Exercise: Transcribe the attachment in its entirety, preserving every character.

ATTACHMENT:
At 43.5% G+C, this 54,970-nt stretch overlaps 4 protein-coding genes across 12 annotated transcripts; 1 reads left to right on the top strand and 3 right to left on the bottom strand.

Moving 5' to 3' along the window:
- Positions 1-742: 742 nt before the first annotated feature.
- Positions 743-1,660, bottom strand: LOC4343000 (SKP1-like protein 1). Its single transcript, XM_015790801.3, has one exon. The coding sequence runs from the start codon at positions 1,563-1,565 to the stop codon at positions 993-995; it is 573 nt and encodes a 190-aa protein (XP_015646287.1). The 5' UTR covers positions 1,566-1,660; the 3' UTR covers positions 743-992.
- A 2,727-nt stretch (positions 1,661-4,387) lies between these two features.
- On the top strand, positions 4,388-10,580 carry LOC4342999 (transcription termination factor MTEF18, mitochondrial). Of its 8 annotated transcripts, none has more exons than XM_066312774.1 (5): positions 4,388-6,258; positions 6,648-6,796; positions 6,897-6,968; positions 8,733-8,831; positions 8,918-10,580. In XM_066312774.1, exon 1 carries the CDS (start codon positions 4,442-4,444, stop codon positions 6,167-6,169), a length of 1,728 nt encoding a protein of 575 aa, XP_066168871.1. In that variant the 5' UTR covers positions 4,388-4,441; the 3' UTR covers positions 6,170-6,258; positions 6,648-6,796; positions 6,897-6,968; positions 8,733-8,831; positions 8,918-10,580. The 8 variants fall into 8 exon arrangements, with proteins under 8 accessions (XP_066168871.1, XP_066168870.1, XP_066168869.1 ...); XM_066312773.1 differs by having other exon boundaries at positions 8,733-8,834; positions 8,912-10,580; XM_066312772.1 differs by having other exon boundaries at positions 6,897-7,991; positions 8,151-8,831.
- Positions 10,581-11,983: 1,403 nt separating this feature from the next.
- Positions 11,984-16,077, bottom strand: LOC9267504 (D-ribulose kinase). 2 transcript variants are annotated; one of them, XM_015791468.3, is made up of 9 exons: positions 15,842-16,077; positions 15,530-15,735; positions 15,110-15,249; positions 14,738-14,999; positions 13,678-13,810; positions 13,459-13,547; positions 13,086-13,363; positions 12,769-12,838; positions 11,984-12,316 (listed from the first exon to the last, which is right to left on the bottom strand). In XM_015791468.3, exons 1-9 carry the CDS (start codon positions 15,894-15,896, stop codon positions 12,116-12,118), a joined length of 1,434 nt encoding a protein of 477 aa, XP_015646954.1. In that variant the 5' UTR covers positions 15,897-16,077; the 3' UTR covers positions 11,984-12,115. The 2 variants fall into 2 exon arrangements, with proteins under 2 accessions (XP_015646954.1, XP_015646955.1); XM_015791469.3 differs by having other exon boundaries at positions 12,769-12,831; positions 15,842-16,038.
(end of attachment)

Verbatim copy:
At 43.5% G+C, this 54,970-nt stretch overlaps 4 protein-coding genes across 12 annotated transcripts; 1 reads left to right on the top strand and 3 right to left on the bottom strand.

Moving 5' to 3' along the window:
- Positions 1-742: 742 nt before the first annotated feature.
- Positions 743-1,660, bottom strand: LOC4343000 (SKP1-like protein 1). Its single transcript, XM_015790801.3, has one exon. The coding sequence runs from the start codon at positions 1,563-1,565 to the stop codon at positions 993-995; it is 573 nt and encodes a 190-aa protein (XP_015646287.1). The 5' UTR covers positions 1,566-1,660; the 3' UTR covers positions 743-992.
- A 2,727-nt stretch (positions 1,661-4,387) lies between these two features.
- On the top strand, positions 4,388-10,580 carry LOC4342999 (transcription termination factor MTEF18, mitochondrial). Of its 8 annotated transcripts, none has more exons than XM_066312774.1 (5): positions 4,388-6,258; positions 6,648-6,796; positions 6,897-6,968; positions 8,733-8,831; positions 8,918-10,580. In XM_066312774.1, exon 1 carries the CDS (start codon positions 4,442-4,444, stop codon positions 6,167-6,169), a length of 1,728 nt encoding a protein of 575 aa, XP_066168871.1. In that variant the 5' UTR covers positions 4,388-4,441; the 3' UTR covers positions 6,170-6,258; positions 6,648-6,796; positions 6,897-6,968; positions 8,733-8,831; positions 8,918-10,580. The 8 variants fall into 8 exon arrangements, with proteins under 8 accessions (XP_066168871.1, XP_066168870.1, XP_066168869.1 ...); XM_066312773.1 differs by having other exon boundaries at positions 8,733-8,834; positions 8,912-10,580; XM_066312772.1 differs by having other exon boundaries at positions 6,897-7,991; positions 8,151-8,831.
- Positions 10,581-11,983: 1,403 nt separating this feature from the next.
- Positions 11,984-16,077, bottom strand: LOC9267504 (D-ribulose kinase). 2 transcript variants are annotated; one of them, XM_015791468.3, is made up of 9 exons: positions 15,842-16,077; positions 15,530-15,735; positions 15,110-15,249; positions 14,738-14,999; positions 13,678-13,810; positions 13,459-13,547; positions 13,086-13,363; positions 12,769-12,838; positions 11,984-12,316 (listed from the first exon to the last, which is right to left on the bottom strand). In XM_015791468.3, exons 1-9 carry the CDS (start codon positions 15,894-15,896, stop codon positions 12,116-12,118), a joined length of 1,434 nt encoding a protein of 477 aa, XP_015646954.1. In that variant the 5' UTR covers positions 15,897-16,077; the 3' UTR covers positions 11,984-12,115. The 2 variants fall into 2 exon arrangements, with proteins under 2 accessions (XP_015646954.1, XP_015646955.1); XM_015791469.3 differs by having other exon boundaries at positions 12,769-12,831; positions 15,842-16,038.